I have not read the Chronicles of Narnia aloud for almost thirty years, but have the current good fortune to be reading The Lion, The Witch and The Wardrobe to my granddaughters, and double fortune to be reading the sacrifice, death and resurrection chapters during Holy Week. I notice different things when I read aloud, especially in the descriptions. LWW is about Edmund's betrayal, but once one has read the entire series, Susan's eventual betrayal of Narnia is in the background upon rereading. I choked up today reading to the girls the section where Susan and Lucy walk at night with Aslan to the Stone Table, touching his mane, stroking and comforting him. Susan's affection for him is so powerful in that scene. How could you? I thought. How could you turn away from what you once knew?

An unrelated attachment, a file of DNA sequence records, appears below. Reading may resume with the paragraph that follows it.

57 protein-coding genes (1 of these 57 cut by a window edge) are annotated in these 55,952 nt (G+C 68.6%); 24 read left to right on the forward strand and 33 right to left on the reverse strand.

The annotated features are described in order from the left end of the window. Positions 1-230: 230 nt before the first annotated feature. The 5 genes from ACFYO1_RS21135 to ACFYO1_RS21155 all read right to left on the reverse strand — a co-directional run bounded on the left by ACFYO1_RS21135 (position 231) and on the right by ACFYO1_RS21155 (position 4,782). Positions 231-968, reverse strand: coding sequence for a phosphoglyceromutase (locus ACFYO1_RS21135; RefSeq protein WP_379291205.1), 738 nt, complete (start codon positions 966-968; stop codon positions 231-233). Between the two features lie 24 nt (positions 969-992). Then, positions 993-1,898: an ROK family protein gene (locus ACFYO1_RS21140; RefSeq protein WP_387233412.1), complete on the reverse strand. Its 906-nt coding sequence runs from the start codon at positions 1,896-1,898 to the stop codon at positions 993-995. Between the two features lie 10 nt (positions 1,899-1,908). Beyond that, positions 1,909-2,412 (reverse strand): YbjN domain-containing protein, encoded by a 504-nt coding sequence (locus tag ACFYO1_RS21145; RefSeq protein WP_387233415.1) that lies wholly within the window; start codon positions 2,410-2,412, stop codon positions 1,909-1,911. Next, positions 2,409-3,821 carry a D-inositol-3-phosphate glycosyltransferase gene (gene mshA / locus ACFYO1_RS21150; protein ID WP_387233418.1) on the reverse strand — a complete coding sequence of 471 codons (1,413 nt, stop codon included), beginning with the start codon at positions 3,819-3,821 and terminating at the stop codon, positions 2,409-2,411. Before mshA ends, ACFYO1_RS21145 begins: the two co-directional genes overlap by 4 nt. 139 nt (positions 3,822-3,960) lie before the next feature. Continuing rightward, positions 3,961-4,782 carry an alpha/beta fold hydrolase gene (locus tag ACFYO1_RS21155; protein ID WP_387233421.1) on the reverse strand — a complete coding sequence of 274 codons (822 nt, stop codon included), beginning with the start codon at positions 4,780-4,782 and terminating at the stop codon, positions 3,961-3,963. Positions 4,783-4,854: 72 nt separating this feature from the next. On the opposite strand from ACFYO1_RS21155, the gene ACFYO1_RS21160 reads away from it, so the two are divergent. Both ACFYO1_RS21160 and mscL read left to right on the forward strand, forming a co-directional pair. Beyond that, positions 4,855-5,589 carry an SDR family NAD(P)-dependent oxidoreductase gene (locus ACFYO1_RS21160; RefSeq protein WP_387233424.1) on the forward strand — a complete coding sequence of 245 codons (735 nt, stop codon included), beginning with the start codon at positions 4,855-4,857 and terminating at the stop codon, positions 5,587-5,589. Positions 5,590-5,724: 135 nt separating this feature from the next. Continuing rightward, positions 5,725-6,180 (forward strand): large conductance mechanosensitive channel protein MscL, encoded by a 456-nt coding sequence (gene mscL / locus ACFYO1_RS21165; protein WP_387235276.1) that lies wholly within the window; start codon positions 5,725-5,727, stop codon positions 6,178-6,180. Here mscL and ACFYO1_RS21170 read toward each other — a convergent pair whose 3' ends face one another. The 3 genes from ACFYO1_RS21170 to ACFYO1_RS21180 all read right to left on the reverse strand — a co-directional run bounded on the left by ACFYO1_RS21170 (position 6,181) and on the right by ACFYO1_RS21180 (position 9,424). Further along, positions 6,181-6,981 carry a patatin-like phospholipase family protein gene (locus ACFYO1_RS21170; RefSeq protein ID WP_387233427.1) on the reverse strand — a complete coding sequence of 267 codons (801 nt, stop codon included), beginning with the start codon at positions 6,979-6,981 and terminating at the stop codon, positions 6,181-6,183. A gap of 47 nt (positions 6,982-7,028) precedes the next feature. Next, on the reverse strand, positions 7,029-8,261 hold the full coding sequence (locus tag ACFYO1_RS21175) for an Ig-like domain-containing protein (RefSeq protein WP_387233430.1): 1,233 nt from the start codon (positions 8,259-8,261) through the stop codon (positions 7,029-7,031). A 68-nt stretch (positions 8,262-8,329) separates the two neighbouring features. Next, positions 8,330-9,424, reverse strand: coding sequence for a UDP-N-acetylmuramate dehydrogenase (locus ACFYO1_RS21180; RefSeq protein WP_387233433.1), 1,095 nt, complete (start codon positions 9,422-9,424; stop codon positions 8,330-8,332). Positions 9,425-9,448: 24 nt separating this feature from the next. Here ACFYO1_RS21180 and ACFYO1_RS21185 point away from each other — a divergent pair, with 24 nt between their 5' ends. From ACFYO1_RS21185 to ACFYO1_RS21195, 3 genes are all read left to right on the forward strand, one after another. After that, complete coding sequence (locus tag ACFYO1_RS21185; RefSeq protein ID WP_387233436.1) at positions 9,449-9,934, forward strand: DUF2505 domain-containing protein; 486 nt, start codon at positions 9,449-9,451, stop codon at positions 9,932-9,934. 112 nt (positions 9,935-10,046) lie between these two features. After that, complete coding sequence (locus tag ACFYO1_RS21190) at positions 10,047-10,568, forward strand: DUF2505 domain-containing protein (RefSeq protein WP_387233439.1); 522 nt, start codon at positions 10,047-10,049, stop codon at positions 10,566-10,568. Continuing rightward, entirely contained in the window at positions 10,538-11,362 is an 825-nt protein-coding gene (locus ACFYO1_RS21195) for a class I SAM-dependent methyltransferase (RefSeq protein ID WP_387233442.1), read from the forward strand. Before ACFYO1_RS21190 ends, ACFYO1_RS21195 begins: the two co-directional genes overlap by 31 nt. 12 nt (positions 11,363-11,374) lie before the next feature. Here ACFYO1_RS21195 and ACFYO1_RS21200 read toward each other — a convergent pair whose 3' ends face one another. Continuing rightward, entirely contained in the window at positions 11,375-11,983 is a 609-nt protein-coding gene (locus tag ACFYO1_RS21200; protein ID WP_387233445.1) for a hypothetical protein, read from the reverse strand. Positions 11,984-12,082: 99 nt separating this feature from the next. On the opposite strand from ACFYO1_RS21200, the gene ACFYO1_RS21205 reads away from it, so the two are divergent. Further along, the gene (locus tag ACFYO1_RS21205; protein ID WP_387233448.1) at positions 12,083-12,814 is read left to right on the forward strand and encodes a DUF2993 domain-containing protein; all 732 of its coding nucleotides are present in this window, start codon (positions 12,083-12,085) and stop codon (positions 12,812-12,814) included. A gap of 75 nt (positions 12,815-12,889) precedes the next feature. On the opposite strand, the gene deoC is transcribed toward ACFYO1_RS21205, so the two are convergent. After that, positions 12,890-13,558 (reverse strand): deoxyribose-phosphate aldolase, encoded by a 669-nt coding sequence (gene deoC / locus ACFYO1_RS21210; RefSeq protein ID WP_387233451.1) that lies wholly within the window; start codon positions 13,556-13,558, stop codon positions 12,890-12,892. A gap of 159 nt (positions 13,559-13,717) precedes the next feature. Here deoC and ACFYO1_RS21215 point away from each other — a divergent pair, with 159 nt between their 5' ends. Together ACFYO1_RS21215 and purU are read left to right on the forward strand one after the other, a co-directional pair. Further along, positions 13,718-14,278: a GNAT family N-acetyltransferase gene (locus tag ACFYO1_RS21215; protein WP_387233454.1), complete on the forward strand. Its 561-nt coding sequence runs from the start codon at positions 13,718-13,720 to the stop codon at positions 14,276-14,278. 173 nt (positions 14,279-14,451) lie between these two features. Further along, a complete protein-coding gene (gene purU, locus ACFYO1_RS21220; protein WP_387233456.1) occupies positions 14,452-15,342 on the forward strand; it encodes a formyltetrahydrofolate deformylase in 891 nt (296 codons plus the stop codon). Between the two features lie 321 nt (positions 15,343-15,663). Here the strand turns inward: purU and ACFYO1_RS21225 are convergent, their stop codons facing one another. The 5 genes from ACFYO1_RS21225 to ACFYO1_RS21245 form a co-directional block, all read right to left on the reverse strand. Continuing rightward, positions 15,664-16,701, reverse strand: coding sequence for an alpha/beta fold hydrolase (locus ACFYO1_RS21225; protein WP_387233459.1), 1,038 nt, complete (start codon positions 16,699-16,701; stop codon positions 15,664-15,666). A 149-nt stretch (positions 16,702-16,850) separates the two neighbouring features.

Well, how could any of us, but we do it all the time.
If anyone wants to go down the rabbit hole of JK Rowling huffily accusing Lewis of sexism in his description of Susan no longer being a friend of Narnia, I wrote a defense Sexism in Narnia in 2007. I still agree with what I wrote then, though I might write it up differently. Bsking commented knowledgeably at the time - more important, she agreed with me - and my son Ben, who used to read this site and is deeply knowledgeable about children's literature, commented as well. He commented at enough length that it became a post at his own site, Books for Boys, Books for Girls, and the comments there inspired me to write a further post on Female Characters in Heroic Fantasy.